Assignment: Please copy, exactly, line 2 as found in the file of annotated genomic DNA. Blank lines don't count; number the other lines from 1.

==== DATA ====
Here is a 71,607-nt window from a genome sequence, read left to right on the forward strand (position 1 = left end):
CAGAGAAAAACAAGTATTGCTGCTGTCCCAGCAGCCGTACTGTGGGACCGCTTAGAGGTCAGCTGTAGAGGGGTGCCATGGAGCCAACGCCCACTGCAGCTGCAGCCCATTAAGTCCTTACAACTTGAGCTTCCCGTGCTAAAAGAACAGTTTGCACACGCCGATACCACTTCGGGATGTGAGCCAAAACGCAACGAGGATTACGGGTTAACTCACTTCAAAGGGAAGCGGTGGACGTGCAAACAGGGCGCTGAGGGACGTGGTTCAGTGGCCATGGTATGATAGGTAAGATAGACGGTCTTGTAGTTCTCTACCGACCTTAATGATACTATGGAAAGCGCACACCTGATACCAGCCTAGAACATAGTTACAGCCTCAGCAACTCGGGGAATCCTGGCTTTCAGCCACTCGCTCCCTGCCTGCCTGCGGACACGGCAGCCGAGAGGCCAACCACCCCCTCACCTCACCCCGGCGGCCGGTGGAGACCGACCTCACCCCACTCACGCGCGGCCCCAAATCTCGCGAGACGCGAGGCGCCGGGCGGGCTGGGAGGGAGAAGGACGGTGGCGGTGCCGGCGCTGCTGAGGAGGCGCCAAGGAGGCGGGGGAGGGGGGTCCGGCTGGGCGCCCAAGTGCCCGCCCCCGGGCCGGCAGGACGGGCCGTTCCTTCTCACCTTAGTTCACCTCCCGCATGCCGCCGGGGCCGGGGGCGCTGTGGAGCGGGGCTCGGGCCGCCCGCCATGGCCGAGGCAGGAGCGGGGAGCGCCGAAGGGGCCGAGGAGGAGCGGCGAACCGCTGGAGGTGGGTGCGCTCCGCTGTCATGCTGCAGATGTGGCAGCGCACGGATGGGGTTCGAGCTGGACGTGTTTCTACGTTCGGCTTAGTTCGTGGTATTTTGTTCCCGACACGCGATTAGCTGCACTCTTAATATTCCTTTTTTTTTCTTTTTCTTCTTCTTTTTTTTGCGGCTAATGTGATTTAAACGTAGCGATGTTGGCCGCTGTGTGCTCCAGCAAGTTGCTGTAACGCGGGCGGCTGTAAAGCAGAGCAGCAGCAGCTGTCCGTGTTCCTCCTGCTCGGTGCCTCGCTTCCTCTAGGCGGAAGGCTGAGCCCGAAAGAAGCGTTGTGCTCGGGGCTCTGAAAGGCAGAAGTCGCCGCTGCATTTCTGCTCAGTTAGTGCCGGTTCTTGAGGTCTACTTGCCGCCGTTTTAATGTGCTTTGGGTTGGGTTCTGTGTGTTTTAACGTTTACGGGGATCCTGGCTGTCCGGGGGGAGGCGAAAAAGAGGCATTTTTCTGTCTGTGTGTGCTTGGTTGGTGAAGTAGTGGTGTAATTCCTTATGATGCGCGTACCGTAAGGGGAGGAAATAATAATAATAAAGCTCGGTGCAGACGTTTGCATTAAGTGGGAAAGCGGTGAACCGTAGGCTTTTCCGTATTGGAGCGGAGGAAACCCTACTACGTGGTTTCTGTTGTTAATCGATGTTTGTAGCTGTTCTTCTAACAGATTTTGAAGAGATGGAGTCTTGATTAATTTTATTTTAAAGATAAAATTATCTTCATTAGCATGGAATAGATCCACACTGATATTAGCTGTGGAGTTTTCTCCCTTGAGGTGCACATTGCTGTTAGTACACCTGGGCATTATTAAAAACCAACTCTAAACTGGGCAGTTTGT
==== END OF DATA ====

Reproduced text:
CAGAGAAAAACAAGTATTGCTGCTGTCCCAGCAGCCGTACTGTGGGACCGCTTAGAGGTCAGCTGTAGAGGGGTGCCATGGAGCCAACGCCCACTGCAGCTGCAGCCCATTAAGTCCTTACAACTTGAGCTTCCCGTGCTAAAAGAACAGTTTGCACACGCCGATACCACTTCGGGATGTGAGCCAAAACGCAACGAGGATTACGGGTTAACTCACTTCAAAGGGAAGCGGTGGACGTGCAAACAGGGCGCTGAGGGACGTGGTTCAGTGGCCATGGTATGATAGGTAAGATAGACGGTCTTGTAGTTCTCTACCGACCTTAATGATACTATGGAAAGCGCACACCTGATACCAGCCTAGAACATAGTTACAGCCTCAGCAACTCGGGGAATCCTGGCTTTCAGCCACTCGCTCCCTGCCTGCCTGCGGACACGGCAGCCGAGAGGCCAACCACCCCCTCACCTCACCCCGGCGGCCGGTGGAGACCGACCTCACCCCACTCACGCGCGGCCCCAAATCTCGCGAGACGCGAGGCGCCGGGCGGGCTGGGAGGGAGAAGGACGGTGGCGGTGCCGGCGCTGCTGAGGAGGCGCCAAGGAGGCGGGGGAGGGGGGTCCGGCTGGGCGCCCAAGTGCCCGCCCCCGGGCCGGCAGGACGGGCCGTTCCTTCTCACCTTAGTTCACCTCCCGCATGCCGCCGGGGCCGGGGGCGCTGTGGAGCGGGGCTCGGGCCGCCCGCCATGGCCGAGGCAGGAGCGGGGAGCGCCGAAGGGGCCGAGGAGGAGCGGCGAACCGCTGGAGGTGGGTGCGCTCCGCTGTCATGCTGCAGATGTGGCAGCGCACGGATGGGGTTCGAGCTGGACGTGTTTCTACGTTCGGCTTAGTTCGTGGTATTTTGTTCCCGACACGCGATTAGCTGCACTCTTAATATTCCTTTTTTTTTCTTTTTCTTCTTCTTTTTTTTGCGGCTAATGTGATTTAAACGTAGCGATGTTGGCCGCTGTGTGCTCCAGCAAGTTGCTGTAACGCGGGCGGCTGTAAAGCAGAGCAGCAGCAGCTGTCCGTGTTCCTCCTGCTCGGTGCCTCGCTTCCTCTAGGCGGAAGGCTGAGCCCGAAAGAAGCGTTGTGCTCGGGGCTCTGAAAGGCAGAAGTCGCCGCTGCATTTCTGCTCAGTTAGTGCCGGTTCTTGAGGTCTACTTGCCGCCGTTTTAATGTGCTTTGGGTTGGGTTCTGTGTGTTTTAACGTTTACGGGGATCCTGGCTGTCCGGGGGGAGGCGAAAAAGAGGCATTTTTCTGTCTGTGTGTGCTTGGTTGGTGAAGTAGTGGTGTAATTCCTTATGATGCGCGTACCGTAAGGGGAGGAAATAATAATAATAAAGCTCGGTGCAGACGTTTGCATTAAGTGGGAAAGCGGTGAACCGTAGGCTTTTCCGTATTGGAGCGGAGGAAACCCTACTACGTGGTTTCTGTTGTTAATCGATGTTTGTAGCTGTTCTTCTAACAGATTTTGAAGAGATGGAGTCTTGATTAATTTTATTTTAAAGATAAAATTATCTTCATTAGCATGGAATAGATCCACACTGATATTAGCTGTGGAGTTTTCTCCCTTGAGGTGCACATTGCTGTTAGTACACCTGGGCATTATTAAAAACCAACTCTAAACTGGGCAGTTTGT